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Common conveyancing terms

Buying a property – particularly your first home – can be quite confusing, and it helps to be fully informed about some terminology you are unlikely to be familiar with. The terms and phrases outlined below are some of the more common ones that you will come across in the conveyancing process.

Please let us know if there’s something you don’t understand, as we are always happy to answer any of your questions!

Adjustments: This refers to the method used to calculate how property outgoings (e.g. shire rates) will be divided between the buyer and the seller. This process helps ensure that both parties are only responsible for paying these for the time that they are in possession of the property.

Agent (also known as Land Agent or Real Estate Agent): Acts on behalf of sellers to arrange the sale of properties, including houses, buildings, factories, shops, farms, vacant land and businesses.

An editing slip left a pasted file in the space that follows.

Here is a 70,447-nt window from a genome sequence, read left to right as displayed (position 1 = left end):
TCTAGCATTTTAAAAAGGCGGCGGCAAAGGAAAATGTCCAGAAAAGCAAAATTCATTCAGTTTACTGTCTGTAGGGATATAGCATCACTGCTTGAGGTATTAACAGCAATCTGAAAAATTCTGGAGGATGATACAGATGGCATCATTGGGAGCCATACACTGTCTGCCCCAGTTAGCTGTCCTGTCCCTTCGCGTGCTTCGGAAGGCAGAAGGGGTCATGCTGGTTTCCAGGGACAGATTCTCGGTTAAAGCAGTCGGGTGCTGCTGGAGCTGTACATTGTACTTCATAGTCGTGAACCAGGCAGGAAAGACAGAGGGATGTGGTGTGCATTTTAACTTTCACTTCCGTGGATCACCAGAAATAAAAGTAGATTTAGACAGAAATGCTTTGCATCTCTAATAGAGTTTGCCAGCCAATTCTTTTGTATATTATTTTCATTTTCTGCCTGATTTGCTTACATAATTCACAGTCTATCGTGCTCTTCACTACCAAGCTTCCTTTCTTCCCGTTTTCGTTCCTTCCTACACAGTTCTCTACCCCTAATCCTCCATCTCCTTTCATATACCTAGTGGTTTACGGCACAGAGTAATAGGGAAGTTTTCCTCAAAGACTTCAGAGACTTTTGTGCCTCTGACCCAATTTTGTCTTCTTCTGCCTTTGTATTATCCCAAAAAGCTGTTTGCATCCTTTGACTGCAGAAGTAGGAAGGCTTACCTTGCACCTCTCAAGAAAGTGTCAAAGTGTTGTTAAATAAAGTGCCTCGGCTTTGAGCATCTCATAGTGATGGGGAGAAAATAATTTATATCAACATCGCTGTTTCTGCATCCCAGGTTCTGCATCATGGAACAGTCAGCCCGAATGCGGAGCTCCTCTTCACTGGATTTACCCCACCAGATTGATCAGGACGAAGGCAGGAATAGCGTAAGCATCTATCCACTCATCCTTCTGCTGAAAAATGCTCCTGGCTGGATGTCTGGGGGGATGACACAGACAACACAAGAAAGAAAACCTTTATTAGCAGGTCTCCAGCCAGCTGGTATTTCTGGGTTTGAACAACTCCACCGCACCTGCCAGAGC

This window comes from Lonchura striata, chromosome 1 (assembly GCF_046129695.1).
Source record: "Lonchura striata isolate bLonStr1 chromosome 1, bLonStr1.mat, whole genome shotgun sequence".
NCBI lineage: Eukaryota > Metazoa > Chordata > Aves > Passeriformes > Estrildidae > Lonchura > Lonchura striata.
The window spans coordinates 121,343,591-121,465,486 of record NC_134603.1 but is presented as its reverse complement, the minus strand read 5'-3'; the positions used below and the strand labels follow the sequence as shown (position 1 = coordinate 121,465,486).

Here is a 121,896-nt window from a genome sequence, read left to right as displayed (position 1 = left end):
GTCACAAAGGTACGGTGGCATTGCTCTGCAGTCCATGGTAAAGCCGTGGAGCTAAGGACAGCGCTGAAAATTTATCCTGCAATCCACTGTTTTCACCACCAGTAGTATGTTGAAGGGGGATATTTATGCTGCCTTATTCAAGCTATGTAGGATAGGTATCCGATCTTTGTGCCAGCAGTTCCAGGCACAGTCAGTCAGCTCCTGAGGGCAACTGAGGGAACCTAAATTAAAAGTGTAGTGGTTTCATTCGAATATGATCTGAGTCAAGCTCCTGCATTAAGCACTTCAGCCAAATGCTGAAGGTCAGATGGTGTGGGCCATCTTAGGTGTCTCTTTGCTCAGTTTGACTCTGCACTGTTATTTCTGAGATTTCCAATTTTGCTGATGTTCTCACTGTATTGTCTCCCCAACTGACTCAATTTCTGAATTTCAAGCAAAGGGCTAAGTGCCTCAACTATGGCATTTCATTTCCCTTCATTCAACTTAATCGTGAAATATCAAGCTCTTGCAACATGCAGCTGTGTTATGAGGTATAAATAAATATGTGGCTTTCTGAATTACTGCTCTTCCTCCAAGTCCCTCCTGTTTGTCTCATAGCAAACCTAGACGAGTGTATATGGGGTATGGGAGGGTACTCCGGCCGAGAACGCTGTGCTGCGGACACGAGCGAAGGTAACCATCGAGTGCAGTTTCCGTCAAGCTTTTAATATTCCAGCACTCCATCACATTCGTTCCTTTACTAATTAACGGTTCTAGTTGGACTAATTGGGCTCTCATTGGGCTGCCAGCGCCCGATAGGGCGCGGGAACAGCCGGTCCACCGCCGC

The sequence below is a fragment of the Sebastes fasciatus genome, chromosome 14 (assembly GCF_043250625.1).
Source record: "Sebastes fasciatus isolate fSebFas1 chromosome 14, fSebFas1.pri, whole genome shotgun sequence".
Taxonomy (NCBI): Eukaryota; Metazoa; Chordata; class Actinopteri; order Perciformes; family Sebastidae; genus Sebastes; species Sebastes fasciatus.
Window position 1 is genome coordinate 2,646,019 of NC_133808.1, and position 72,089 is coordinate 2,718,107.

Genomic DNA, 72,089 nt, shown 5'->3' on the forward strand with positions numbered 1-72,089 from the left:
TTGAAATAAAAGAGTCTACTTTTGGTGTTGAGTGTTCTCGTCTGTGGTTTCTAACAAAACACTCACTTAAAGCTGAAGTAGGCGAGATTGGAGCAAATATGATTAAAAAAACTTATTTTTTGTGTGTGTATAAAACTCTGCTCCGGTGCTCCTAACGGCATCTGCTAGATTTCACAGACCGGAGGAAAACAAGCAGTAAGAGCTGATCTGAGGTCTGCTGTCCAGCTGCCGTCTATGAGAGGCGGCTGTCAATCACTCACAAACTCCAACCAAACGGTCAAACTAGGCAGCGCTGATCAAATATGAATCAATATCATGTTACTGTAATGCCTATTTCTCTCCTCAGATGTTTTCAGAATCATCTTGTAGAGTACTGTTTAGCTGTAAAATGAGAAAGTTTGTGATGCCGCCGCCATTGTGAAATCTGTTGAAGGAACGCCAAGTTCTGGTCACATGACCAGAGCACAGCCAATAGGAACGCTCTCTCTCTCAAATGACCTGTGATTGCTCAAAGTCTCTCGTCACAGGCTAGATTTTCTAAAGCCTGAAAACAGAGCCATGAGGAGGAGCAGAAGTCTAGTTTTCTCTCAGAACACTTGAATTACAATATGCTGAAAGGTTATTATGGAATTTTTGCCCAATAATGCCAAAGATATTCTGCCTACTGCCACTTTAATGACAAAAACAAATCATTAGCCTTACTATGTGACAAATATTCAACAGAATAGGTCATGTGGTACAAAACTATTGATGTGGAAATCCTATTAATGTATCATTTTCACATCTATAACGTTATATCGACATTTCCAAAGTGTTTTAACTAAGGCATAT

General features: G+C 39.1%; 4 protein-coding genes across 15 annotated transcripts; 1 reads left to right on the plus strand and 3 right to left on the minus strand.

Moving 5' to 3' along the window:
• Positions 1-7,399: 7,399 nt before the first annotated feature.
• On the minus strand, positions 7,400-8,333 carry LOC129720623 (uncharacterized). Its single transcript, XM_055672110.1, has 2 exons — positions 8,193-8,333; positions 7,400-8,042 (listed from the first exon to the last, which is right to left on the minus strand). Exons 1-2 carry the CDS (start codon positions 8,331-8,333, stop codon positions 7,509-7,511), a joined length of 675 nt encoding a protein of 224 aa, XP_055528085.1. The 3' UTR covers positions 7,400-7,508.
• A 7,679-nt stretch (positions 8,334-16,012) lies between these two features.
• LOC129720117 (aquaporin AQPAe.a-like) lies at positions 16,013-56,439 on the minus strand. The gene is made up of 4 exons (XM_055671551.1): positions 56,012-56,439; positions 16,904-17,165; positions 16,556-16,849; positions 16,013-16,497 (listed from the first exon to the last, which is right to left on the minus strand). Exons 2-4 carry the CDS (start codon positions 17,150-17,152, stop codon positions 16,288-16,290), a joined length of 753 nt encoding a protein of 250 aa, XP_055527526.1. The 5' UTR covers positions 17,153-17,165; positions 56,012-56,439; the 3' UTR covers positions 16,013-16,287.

Boundary: Based on a plan of survey, or alternatively a plan or sketch compiled from a survey, which defines the boundaries of the property as at the date it was prepared.

Certificate of title: A certificate of title is a legal document that sets forth the particulars of the title and the owners (or registered proprietors) of a property. It provides proof of ownership, and may also include historical information about encumbrances on the property in question, making it an important part of the documentation when preparing a property for sale.

Common property: The areas of a registered strata plan that are for shared use and access by all owners (e.g. hallways, green spaces and driveways in unit blocks).